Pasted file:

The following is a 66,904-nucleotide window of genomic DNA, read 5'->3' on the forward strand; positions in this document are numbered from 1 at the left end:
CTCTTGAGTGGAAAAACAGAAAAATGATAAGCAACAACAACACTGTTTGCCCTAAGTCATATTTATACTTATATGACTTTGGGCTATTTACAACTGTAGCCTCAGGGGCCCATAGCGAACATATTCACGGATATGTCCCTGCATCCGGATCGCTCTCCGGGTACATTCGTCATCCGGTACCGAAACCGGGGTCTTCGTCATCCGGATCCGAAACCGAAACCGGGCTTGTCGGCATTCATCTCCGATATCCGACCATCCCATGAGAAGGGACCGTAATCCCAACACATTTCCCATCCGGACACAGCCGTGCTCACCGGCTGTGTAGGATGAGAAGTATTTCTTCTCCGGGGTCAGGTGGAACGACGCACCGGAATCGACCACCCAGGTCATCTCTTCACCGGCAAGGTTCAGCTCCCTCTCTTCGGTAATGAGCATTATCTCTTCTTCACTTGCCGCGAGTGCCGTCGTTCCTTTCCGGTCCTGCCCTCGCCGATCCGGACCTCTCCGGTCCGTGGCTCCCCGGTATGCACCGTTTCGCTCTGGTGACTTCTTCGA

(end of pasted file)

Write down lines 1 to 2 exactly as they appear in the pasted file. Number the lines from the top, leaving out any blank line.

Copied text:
The following is a 66,904-nucleotide window of genomic DNA, read 5'->3' on the forward strand; positions in this document are numbered from 1 at the left end:
CTCTTGAGTGGAAAAACAGAAAAATGATAAGCAACAACAACACTGTTTGCCCTAAGTCATATTTATACTTATATGACTTTGGGCTATTTACAACTGTAGCCTCAGGGGCCCATAGCGAACATATTCACGGATATGTCCCTGCATCCGGATCGCTCTCCGGGTACATTCGTCATCCGGTACCGAAACCGGGGTCTTCGTCATCCGGATCCGAAACCGAAACCGGGCTTGTCGGCATTCATCTCCGATATCCGACCATCCCATGAGAAGGGACCGTAATCCCAACACATTTCCCATCCGGACACAGCCGTGCTCACCGGCTGTGTAGGATGAGAAGTATTTCTTCTCCGGGGTCAGGTGGAACGACGCACCGGAATCGACCACCCAGGTCATCTCTTCACCGGCAAGGTTCAGCTCCCTCTCTTCGGTAATGAGCATTATCTCTTCTTCACTTGCCGCGAGTGCCGTCGTTCCTTTCCGGTCCTGCCCTCGCCGATCCGGACCTCTCCGGTCCGTGGCTCCCCGGTATGCACCGTTTCGCTCTGGTGACTTCTTCGA